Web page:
The point to remember from this is that even though a variable is declared to be of a particular object type, at run time, its actual type may be that type or any descendant of that type. It is by this means that one could have a list if "shapes" that could each be told to "draw", where the actual types are a mixed collection of circles, squares, triangles, and so forth. As a result, the determination of which actual method to call must be made at run time. This is accomplished using a "method dispatch routine" that looks at the two byte type field of the object and uses tables of method locations to direct the call to the proper method. Method dispatching will be discussed in more detail later.

A final syntactic addition to Pascal is the inherited keyword. If you have overridden a method to add some code specific to your object type but still want to use the code in the overridden method, you would use the word inherited followed by the method name:

 procedure MyController.ProcessKeystroke(ch: char);
 begin
 if ch = 'X' then
 DoSomethingSpecial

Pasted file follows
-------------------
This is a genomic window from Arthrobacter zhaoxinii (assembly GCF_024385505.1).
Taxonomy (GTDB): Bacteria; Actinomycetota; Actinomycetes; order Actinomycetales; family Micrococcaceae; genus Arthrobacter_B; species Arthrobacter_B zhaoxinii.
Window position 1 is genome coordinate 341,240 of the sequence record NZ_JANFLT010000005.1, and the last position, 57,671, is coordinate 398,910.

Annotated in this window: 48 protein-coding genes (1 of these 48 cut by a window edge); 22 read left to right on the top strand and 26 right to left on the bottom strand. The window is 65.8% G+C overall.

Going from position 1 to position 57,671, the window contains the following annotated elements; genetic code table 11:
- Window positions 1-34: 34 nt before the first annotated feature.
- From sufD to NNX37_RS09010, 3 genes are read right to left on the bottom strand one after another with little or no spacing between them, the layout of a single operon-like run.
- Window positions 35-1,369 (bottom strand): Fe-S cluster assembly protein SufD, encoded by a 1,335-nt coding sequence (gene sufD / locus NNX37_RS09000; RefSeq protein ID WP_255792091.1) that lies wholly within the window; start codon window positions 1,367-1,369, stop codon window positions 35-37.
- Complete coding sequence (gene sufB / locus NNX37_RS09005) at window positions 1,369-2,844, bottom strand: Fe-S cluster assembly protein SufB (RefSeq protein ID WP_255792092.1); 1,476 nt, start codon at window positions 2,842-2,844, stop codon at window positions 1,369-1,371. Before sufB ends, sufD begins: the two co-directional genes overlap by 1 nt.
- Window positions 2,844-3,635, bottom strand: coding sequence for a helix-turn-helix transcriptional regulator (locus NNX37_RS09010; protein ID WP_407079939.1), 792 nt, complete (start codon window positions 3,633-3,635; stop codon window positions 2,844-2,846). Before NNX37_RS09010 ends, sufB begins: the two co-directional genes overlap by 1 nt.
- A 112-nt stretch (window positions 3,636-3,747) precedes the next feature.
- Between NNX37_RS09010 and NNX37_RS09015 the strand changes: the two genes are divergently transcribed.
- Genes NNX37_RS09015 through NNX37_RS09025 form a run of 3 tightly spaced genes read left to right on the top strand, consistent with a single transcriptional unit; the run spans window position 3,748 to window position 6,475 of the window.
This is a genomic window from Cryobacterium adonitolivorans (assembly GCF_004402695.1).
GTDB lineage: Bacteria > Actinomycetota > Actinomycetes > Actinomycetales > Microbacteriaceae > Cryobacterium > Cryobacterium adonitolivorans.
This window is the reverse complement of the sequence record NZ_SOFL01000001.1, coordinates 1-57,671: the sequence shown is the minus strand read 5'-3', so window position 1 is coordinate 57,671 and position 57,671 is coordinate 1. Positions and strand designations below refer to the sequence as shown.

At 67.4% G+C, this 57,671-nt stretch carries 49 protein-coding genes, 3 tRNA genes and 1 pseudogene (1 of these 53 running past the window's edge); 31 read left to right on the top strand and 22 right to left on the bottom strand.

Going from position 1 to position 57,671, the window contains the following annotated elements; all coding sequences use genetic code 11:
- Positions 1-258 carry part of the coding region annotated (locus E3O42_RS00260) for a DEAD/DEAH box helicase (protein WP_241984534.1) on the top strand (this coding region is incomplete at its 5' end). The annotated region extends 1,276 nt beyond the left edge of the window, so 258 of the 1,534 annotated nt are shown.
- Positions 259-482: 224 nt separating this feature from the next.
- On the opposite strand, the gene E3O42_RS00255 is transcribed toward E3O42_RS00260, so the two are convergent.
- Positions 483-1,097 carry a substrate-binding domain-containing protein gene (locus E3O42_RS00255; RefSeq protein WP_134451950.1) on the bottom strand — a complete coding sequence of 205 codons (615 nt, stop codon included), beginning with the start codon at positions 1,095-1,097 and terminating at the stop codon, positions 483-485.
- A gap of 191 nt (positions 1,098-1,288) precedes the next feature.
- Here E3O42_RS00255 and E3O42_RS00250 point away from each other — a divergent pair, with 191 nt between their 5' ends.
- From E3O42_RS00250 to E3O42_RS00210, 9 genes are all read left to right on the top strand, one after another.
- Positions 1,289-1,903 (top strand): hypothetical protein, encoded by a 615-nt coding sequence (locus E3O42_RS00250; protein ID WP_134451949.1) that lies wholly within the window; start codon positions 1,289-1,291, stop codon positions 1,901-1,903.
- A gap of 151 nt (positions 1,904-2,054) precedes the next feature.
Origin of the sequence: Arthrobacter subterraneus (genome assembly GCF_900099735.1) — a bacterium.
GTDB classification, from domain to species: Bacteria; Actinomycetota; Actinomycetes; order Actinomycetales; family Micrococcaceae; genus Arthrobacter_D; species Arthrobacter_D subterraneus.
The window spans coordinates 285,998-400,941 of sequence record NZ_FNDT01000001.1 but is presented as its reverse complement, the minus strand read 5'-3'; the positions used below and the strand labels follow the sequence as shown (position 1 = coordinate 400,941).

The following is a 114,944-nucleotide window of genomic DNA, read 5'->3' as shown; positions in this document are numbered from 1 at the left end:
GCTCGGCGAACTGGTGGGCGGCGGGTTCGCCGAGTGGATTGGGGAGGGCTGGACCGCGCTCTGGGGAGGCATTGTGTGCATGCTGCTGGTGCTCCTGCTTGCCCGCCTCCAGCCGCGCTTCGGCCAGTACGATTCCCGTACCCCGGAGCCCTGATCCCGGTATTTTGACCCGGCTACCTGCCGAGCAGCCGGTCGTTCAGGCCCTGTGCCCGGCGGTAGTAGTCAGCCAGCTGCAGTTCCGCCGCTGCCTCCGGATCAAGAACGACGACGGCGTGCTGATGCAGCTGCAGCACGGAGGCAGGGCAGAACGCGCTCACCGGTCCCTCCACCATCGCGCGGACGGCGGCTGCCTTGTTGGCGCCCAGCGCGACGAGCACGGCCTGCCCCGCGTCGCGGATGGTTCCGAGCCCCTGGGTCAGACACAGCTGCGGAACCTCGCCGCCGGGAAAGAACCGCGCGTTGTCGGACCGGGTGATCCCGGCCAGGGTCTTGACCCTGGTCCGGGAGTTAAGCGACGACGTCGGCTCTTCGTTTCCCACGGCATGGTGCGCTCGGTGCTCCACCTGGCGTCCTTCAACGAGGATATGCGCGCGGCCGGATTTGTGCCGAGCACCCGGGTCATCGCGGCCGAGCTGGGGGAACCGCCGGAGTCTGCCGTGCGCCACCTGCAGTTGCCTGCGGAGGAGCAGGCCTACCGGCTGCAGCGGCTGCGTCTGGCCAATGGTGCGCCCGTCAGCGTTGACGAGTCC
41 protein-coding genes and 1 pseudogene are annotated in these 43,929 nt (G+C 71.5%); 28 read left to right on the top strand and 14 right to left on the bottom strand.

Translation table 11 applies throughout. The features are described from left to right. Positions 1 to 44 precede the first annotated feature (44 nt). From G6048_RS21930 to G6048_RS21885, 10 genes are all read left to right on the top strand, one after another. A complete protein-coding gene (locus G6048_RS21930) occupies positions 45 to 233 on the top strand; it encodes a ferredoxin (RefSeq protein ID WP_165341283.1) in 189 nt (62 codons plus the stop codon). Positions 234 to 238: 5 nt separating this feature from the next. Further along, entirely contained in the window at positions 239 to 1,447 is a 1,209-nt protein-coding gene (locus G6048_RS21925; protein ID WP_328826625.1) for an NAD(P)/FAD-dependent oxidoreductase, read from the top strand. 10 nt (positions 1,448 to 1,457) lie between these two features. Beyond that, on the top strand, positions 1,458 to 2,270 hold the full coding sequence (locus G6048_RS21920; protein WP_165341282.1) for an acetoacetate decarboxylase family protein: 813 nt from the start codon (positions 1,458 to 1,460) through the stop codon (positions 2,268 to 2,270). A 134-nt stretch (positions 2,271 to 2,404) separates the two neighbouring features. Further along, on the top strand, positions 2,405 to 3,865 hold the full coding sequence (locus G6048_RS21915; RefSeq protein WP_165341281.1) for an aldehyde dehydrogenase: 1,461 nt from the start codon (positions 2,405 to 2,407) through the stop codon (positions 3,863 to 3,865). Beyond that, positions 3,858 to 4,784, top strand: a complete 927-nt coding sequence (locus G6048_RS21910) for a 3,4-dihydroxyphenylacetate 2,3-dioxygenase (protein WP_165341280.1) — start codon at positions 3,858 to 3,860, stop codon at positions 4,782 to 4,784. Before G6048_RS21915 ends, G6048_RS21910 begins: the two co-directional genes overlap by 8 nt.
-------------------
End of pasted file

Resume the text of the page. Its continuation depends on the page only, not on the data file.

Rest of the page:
else
 inherited ProcessKeystroke(ch);
 end;
 

Assuming Controller was the immediate ancestor of MyController, the inherited call would be a call to Controller.ProcessKeystroke (given that the method exists). In the case of inherited, the proper method to call can always be determined at compile time -- there is no need for a run time method dispatch. The call is always to the closest ancestor that implemented the method. Realize that this does not necessarily mean the immediate ancestor. If the immediate ancestor did not implement the method but an ancestor further up in the hierarchy did, the call would be to that method. By using the inherited keyword rather than explicitly naming an ancestor (superclass) object type, you are insulated from possible future changes that might insert or delete an implementation of the method in an ancestor or superclass. The compiler will issue an error message if inherited is used in a method that was not inherited from an ancestor object type.